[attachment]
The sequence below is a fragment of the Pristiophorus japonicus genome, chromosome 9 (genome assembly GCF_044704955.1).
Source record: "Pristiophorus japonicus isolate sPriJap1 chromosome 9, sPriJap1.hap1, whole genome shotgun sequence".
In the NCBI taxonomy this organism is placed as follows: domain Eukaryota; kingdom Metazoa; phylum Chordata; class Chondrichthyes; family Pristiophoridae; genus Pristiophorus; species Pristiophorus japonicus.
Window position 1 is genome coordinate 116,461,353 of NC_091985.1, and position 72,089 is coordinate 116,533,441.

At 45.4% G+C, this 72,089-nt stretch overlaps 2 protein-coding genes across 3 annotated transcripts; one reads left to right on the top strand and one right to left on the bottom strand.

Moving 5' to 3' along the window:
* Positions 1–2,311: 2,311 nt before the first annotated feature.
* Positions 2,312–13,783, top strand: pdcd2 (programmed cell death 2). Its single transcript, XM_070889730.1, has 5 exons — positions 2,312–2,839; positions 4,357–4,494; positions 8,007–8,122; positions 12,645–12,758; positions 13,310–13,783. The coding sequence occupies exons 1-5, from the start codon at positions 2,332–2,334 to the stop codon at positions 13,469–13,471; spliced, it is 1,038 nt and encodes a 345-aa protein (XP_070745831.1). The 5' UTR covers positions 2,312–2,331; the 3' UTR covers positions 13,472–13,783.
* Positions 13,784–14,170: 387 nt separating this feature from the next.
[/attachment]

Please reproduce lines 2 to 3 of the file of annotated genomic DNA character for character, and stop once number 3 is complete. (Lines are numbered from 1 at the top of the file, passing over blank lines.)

Source record: "Pristiophorus japonicus isolate sPriJap1 chromosome 9, sPriJap1.hap1, whole genome shotgun sequence".
In the NCBI taxonomy this organism is placed as follows: domain Eukaryota; kingdom Metazoa; phylum Chordata; class Chondrichthyes; family Pristiophoridae; genus Pristiophorus; species Pristiophorus japonicus.